A magnificent postcard by the Australian painter Mortimer Menpes (1860-1938), based on a visit to India he made for the 1903 Darbar. An ageing warrior is given life by dazzling colors.
Hobson Jobson (1903) the great dictionary of Indian words in English, defines "Dhoby, Dobie s. A washerman; H. dhobi [from dhona, Skt. [Sanskrit] dhav, 'to wash.'] In colloquial Anglo-Indian use all over India. A common H. [Hindustani] proverb runs:
Moorli Dhur & Sons, at Ambala, a railway junction 130 miles away from Lahore, dominated the Punjab postcard market by 1910. Perhaps because of its distribution clout, it published a humorous series on different aspects of life for colonial foot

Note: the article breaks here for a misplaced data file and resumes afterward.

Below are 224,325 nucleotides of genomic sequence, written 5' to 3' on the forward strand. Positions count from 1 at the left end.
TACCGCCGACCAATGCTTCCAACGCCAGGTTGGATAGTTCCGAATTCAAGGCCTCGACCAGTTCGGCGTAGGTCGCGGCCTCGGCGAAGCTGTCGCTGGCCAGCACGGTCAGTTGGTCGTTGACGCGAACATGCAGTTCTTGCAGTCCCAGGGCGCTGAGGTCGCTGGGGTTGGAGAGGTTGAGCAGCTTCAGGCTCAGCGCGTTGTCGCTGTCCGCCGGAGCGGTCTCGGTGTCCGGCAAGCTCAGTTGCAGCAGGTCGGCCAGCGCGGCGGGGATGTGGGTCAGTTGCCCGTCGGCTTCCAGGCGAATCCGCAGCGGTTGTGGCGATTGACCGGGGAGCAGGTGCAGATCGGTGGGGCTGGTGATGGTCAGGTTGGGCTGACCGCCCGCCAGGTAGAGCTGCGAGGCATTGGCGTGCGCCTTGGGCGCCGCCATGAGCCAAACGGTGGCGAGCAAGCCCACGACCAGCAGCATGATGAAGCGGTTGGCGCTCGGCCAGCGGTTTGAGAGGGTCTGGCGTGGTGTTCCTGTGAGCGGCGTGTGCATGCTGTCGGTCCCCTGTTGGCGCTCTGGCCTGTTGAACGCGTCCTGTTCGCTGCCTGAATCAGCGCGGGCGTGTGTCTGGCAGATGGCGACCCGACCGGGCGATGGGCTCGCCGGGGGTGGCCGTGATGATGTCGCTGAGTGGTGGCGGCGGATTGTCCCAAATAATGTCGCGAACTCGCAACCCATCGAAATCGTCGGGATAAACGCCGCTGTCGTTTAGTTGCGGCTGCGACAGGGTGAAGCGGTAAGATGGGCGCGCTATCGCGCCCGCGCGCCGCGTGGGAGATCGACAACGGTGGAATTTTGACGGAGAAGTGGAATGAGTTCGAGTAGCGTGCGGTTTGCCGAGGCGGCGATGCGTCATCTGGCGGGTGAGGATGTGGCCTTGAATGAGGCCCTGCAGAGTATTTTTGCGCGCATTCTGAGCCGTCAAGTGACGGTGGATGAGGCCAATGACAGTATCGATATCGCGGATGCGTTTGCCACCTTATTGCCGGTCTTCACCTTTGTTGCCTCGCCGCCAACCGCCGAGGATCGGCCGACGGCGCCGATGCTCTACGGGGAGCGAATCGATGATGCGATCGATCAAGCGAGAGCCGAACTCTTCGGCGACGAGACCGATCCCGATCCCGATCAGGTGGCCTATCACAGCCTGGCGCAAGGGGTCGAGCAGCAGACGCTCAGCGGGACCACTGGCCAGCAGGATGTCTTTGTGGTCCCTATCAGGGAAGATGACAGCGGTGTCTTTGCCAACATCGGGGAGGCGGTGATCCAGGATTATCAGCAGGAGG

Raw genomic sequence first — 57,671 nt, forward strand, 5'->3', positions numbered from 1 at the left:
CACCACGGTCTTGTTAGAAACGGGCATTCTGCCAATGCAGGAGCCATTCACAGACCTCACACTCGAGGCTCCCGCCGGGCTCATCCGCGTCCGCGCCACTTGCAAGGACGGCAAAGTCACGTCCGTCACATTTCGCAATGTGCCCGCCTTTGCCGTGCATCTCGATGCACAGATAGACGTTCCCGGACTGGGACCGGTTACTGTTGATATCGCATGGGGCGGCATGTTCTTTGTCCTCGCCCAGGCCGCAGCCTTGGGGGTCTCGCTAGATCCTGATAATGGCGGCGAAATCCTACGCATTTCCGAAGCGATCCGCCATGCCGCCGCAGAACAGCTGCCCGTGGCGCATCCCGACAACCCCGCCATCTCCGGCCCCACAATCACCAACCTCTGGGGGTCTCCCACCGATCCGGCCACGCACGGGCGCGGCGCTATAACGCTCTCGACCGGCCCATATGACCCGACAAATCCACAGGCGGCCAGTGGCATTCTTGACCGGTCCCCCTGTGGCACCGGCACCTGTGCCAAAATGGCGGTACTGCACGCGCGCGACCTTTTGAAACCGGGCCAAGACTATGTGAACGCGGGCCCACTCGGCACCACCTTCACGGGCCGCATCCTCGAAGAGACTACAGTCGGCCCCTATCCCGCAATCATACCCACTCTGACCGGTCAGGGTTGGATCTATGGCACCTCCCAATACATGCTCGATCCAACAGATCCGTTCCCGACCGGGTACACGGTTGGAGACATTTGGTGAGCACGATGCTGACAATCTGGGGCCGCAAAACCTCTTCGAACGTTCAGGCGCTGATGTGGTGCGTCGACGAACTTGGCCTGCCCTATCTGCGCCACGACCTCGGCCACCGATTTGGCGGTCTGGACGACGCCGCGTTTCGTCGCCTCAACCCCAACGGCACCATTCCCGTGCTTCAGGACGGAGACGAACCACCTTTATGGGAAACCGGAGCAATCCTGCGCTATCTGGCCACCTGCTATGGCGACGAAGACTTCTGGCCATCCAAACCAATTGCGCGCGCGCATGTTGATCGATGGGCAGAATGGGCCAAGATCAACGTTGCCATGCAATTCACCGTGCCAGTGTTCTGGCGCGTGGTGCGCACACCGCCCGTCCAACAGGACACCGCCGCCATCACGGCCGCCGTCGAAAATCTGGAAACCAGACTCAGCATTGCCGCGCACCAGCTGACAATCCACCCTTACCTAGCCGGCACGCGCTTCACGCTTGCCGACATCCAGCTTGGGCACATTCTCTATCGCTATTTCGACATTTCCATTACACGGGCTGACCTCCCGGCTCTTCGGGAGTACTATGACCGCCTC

These kinds of offensive postcards seem to have been part of series by both Higginbotham's and their main competitor in South India, Spencer & Co.
A rare postcard of Moplah men. Moplahs were the descendants of Arab traders on the Malabar coast and local women.
Another evocative card by M.V. Dhurandhar injects personality into the roving washerman. In the background is an edifice of the "new" Bombay while in the foreground we see the age-old profession of washermen cleaning the resident's laundry.
Dinshaw Billimoria (1904-1942) was one of India's most famous silent film actors, and became best known for his success in R. S. Choudhury's Anarkali (1928). He made the transition to sound films successfully in the early 1930s, but died at the age
An early Dhurandhar postcard showing, as he was wont to do, the new types springing up in the city of Bombay as office workers and other people wearing Western shoes needed to replace their laces.